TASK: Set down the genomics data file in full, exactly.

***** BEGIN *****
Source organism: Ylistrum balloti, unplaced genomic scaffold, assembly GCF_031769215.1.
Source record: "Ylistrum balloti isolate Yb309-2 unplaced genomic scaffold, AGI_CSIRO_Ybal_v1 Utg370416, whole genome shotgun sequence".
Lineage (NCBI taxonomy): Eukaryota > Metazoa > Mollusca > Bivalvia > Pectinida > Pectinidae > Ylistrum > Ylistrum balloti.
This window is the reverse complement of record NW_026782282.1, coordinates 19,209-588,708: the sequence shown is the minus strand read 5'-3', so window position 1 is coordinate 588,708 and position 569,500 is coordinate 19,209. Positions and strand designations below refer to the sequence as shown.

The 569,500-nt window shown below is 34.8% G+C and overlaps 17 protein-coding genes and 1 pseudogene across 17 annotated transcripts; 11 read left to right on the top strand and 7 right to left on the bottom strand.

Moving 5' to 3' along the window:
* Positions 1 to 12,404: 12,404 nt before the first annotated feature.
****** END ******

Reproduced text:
Source organism: Ylistrum balloti, unplaced genomic scaffold, assembly GCF_031769215.1.
Source record: "Ylistrum balloti isolate Yb309-2 unplaced genomic scaffold, AGI_CSIRO_Ybal_v1 Utg370416, whole genome shotgun sequence".
Lineage (NCBI taxonomy): Eukaryota > Metazoa > Mollusca > Bivalvia > Pectinida > Pectinidae > Ylistrum > Ylistrum balloti.
This window is the reverse complement of record NW_026782282.1, coordinates 19,209-588,708: the sequence shown is the minus strand read 5'-3', so window position 1 is coordinate 588,708 and position 569,500 is coordinate 19,209. Positions and strand designations below refer to the sequence as shown.

The 569,500-nt window shown below is 34.8% G+C and overlaps 17 protein-coding genes and 1 pseudogene across 17 annotated transcripts; 11 read left to right on the top strand and 7 right to left on the bottom strand.

Moving 5' to 3' along the window:
* Positions 1 to 12,404: 12,404 nt before the first annotated feature.